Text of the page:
"Negociando la identidad femenina en Penélope de Jorge Dávila Vásquez."
Daniel Rogers, Wabash College
Resumen: In the fall of 2013, one of New York City's premier Spanish language theater groups debuted Penélope, a new play by the distinguished Ecuadorian playwright and poet, Jorge Dávila Vásquez. The play was well received and Teatro Vanguardia (a theater company with a strong following in Washington Heights) entered their production in the IV Annual festival of Spanish Theater hosted by the Dominican Cultural Commission were it received a positive and strong critical reception.
Penélope is a one-woman play set in the Andes Mountains in the contemporary era. The drama centers on the life of the eponymous protagonist whose husband, a schemer and trickster, has left on a long trip to the coast in search of work, In his absence, Penelope takes a chair, parasol, and her sewing chores to the Inca Highway every day to sit, embroider, and wait for him . As the play progresses, members of her family, friends, townsfolk, and the local priest come to visit, pester, and court. Dávila Vasquez' text deftly knits the struggles of a single mother in contemporary South America onto the larger backdrop of Homeric epic poetry.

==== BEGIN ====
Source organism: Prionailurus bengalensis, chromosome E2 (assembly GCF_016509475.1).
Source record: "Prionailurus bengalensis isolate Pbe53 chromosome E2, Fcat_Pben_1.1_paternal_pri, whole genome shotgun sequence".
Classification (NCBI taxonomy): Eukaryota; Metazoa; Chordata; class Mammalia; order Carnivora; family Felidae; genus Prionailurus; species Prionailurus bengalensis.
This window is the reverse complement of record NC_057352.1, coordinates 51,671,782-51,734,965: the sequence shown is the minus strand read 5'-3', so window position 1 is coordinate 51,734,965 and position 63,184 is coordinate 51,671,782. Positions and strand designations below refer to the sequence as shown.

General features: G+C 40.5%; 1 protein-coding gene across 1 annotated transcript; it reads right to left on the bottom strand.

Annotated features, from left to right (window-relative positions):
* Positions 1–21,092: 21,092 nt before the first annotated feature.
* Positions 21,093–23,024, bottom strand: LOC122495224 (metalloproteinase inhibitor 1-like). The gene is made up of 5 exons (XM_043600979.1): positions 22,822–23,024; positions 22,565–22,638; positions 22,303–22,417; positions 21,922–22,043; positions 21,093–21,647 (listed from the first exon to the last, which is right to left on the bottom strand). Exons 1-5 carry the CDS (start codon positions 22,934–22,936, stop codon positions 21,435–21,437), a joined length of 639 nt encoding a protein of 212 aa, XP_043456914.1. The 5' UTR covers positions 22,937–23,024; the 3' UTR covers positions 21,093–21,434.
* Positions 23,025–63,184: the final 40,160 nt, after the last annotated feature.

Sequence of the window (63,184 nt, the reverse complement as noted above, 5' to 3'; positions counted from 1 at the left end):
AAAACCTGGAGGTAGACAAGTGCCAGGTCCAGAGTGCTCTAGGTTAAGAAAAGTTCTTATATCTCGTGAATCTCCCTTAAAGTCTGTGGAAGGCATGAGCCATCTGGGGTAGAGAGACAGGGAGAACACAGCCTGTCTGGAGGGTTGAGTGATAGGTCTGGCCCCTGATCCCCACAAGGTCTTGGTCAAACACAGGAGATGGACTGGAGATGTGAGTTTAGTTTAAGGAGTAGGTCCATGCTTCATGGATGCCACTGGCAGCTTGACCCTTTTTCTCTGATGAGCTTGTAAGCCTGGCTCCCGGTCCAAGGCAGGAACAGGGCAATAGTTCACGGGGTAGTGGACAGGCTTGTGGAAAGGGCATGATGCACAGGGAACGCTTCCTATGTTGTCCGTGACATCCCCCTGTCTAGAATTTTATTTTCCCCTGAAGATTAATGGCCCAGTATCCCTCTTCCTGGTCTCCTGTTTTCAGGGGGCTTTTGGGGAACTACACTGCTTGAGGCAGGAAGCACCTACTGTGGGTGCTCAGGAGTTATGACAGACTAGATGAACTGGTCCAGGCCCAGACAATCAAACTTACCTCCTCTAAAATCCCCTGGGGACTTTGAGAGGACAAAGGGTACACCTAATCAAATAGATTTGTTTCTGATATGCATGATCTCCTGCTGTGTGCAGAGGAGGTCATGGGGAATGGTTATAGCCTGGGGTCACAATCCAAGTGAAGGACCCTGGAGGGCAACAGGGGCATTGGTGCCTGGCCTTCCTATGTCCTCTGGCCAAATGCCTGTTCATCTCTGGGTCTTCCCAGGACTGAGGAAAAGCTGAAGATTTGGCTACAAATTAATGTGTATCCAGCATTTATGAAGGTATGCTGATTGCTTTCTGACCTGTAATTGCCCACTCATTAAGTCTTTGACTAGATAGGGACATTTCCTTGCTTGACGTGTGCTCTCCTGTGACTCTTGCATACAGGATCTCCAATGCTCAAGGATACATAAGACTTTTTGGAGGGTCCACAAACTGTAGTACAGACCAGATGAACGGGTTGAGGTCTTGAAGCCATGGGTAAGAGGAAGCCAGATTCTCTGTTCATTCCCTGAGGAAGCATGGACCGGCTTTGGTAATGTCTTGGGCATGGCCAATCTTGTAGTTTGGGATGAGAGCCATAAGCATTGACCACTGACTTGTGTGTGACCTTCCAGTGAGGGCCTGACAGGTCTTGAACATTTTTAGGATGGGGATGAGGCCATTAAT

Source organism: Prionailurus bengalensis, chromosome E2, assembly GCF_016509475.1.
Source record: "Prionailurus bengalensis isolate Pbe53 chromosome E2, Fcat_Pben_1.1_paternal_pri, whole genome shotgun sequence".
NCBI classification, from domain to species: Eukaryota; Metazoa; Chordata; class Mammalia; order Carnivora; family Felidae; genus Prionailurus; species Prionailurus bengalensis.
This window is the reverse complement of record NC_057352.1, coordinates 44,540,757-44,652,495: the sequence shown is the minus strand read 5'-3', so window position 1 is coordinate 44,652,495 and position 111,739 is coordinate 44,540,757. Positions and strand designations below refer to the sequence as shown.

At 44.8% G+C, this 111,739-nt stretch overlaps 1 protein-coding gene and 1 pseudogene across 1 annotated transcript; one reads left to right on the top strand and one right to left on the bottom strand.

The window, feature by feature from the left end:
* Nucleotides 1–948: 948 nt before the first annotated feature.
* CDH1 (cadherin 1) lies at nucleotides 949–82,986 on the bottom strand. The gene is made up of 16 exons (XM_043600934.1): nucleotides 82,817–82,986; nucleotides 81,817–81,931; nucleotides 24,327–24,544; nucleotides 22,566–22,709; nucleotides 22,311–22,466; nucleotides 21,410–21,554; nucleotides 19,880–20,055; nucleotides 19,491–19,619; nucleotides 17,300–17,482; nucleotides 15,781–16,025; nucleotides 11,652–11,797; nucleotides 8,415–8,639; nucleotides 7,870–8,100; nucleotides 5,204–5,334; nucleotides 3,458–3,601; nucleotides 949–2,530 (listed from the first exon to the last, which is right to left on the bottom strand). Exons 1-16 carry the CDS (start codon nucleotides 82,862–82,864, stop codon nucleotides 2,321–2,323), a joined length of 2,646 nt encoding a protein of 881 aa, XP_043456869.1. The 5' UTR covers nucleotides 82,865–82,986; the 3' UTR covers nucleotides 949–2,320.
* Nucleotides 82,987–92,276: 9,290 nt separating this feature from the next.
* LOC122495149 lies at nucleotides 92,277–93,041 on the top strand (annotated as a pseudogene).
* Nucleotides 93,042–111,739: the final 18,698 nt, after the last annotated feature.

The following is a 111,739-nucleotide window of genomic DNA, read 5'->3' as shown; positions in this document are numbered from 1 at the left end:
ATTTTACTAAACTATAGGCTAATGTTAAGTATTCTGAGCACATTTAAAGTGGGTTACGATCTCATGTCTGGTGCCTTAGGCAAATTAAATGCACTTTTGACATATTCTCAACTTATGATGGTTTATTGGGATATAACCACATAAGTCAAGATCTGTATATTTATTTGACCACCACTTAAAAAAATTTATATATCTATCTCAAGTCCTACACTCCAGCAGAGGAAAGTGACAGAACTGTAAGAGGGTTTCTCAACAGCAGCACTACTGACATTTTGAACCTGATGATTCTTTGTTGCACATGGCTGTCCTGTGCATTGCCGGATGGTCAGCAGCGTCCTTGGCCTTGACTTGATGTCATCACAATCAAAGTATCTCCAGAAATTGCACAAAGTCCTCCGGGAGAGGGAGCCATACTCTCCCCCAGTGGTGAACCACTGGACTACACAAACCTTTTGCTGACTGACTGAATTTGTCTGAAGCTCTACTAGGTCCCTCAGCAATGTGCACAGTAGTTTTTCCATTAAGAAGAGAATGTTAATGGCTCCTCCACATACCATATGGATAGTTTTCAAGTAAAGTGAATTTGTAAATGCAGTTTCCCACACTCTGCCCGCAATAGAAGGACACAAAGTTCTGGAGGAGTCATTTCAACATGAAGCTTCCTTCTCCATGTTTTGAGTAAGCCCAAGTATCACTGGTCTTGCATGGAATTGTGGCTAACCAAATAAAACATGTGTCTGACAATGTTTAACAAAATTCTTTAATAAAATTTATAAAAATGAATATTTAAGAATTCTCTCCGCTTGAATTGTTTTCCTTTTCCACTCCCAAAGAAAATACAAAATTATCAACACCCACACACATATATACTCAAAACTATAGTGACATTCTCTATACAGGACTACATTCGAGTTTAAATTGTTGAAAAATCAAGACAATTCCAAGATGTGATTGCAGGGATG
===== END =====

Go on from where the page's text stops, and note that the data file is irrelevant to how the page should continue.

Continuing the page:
In my 20-minute paper, I examine the relationship between classical poetic tropes and the contemporary realities of female subjectivity in the Ecuadorian sierra as articulated in the play, I pay particular attention to the elision of a classic understanding of Penelope as a trickster in her own right and the rhetorical maneuverings her contemporary analog in Davila Vasquez' drama. I show that the protagonist uses colloquial language and familiar cultural motifs to navigate issues of identity in a traditionally patriarchal context.